This is what Jesus called Andrew and Peter, James and John into, along with the rest of the Twelve and the others disciples who came along later. This is what Jesus calls us into as well – to be fishers of people. When we follow Jesus, when we walk through that door or over that threshold that marks our entry into faith and discipleship, we are called into a whole new set of relationships:
· first with God – OK, we probably have a handle on that one;
· then with the Church – in today’s second reading Paul calls the Christians in Corinth “brothers and sisters”; by our baptism we have been adopted into a new, large family that stretches across the globe, and throughout history, but for most of us our local parish is family enough to learn to live with;
· and then we are called into a new and different relationship with our neighbor – that is, anyone outside of our biological family or our siblings in the Body of Christ.
You see, our faith – our spirituality – shapes and prods and energizes our behavior; what we do should be consistent with what we say we believe (as much as we are able to do that), and even more importantly, what we do should be consistent with the values and expectations that God has laid before us.
So what does that actually mean? Sometimes God really does ask us to do things that seem dramatic, maybe a little scary, and different from what we are doing now; maybe God calls us to work for Doctors Without Borders or Bread for the World; maybe God asks us to consider the ordained ministry or a monastic community; maybe God asks us to start a house church in an inner city neighborhood. God can, and has done, and will continue to call his followers to do all of those things…and many more, besides. But much more often, God call us to do the hard work of living faithful lives right where we are, in the families and neighborhoods we have, in the jobs we are already doing.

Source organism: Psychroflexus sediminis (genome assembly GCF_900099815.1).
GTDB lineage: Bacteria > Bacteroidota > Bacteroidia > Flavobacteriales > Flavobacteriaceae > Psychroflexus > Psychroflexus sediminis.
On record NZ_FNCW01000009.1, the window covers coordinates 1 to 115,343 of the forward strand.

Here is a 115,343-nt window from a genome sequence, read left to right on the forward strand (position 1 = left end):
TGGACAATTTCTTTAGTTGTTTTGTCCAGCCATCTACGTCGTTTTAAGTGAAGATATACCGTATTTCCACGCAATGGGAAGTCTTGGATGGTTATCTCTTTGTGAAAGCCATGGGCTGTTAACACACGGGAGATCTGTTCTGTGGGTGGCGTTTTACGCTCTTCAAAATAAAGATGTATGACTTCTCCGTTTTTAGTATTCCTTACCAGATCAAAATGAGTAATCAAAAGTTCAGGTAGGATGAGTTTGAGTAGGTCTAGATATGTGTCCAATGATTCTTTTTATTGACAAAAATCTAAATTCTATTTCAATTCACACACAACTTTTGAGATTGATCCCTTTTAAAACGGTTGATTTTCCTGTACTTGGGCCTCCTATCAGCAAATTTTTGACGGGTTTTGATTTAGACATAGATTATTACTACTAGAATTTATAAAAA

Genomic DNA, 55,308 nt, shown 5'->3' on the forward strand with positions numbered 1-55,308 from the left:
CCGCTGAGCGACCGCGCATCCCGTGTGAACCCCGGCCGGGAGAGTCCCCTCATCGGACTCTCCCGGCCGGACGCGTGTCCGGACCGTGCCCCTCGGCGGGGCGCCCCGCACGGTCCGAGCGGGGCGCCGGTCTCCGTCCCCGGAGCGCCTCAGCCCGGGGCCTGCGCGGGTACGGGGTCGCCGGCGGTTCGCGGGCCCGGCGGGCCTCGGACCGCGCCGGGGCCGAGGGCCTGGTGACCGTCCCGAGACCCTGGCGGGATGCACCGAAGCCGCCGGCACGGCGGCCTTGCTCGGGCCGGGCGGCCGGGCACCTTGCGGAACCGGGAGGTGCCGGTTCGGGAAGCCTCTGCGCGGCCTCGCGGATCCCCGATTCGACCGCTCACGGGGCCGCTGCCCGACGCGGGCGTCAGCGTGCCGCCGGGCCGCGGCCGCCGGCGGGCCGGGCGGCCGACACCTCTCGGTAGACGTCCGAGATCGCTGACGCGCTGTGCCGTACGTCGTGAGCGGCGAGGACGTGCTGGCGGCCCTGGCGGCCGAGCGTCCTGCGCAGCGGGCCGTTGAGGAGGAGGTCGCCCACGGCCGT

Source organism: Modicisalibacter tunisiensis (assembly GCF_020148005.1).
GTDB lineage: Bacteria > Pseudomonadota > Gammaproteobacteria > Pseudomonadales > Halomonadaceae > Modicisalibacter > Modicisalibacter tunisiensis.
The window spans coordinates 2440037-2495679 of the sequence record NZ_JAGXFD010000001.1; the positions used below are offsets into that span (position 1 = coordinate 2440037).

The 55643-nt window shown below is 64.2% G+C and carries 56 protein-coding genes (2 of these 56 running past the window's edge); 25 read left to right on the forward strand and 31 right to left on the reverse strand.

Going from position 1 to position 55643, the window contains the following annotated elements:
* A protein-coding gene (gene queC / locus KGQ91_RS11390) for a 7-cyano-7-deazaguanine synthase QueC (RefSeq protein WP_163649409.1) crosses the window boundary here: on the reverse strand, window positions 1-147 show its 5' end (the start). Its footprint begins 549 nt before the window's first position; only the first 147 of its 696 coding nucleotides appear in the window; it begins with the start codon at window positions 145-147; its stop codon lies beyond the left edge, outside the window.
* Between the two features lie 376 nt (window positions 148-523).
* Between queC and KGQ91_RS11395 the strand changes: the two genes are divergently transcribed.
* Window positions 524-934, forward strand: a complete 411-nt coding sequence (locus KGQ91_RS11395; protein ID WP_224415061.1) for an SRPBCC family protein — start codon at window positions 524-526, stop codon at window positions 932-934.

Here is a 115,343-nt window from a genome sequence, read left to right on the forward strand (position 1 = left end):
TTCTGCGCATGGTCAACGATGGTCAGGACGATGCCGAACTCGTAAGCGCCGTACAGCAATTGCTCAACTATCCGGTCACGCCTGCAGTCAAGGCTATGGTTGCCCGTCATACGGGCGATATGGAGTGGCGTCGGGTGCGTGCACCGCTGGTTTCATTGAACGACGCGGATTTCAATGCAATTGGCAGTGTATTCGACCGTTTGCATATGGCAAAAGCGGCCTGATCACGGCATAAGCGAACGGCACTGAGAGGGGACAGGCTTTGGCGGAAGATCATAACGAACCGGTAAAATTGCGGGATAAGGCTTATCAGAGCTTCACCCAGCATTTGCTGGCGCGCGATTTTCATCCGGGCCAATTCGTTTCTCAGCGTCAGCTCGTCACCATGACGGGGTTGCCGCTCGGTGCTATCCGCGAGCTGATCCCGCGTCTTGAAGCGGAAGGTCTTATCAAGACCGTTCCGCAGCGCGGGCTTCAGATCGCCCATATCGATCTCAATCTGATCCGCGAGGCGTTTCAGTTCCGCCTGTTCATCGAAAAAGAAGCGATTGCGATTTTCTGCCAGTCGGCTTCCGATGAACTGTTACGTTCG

Faithful living, then, becomes not an add-on to the relationships we already have –as if we were spreading an extra layer of icing on the top of the cake – but faithful living and following Jesus calls us to re-examine our behavior with those we live with, work with, worship with, and those who come across our path.
Do we see them as God sees them? Do we take the time to hear and learn their concerns, worries, hurts, interests, and delights? Are we willing to be vulnerable enough to receive their friendship, wisdom, insight, rightful anger, love, talents, spiritual gifts – whatever they have to offer?
Are we willing to let God’s vision of those around us shape our behavior toward them – people made in God’s image, loved by God, and for whom Christ died? How does that change the way we act?
Think, for a moment, of someone with whom you are in relationship; that person might bring you great joy or sorrow or frustration or hope – a significant relationship. Keeping that person in mind, pray for them – see them surrounded by the light of Christ, believe that God is using you to minister to him or her, to make a difference in that person’s life….see how you have been making a difference in that person’s life all along.1 That’s what it means to be fishers of people – along with your brothers Peter and Andrew, James and John, and all of your other sisters and brothers in Christ.
The people God is calling you to serve are all around you, with you, among you – nearby; thank you for being God’s workers, pray-ers, God’s fishers for people.
Let us pray.
They cast their nets in Galilee
just off the hills of brown;
such happy, simple fisherfolk,
before the Lord came down.
Contented, peaceful fishermen,
before they ever knew
the peace of God that filled their hearts
brimful, and broke them too.
Young John who trimmed the flapping sail,
homeless in Patmos died,
Peter, who hauled the teeming net,
head-down was crucified.
The peace of God, it is no peace,
but strife closed in the sod,
Yet let us pray for but one thing --
the marvelous peace of God. Amen. ~ William Alexander Percy, Hymn 661
1 Idea suggested by David Lose, www.workingpreacher.org
Victoria Geer McGrath
All Saints’ Episcopal Church, Millington, NJ
Third Sunday after Epiphany
January 26, 2014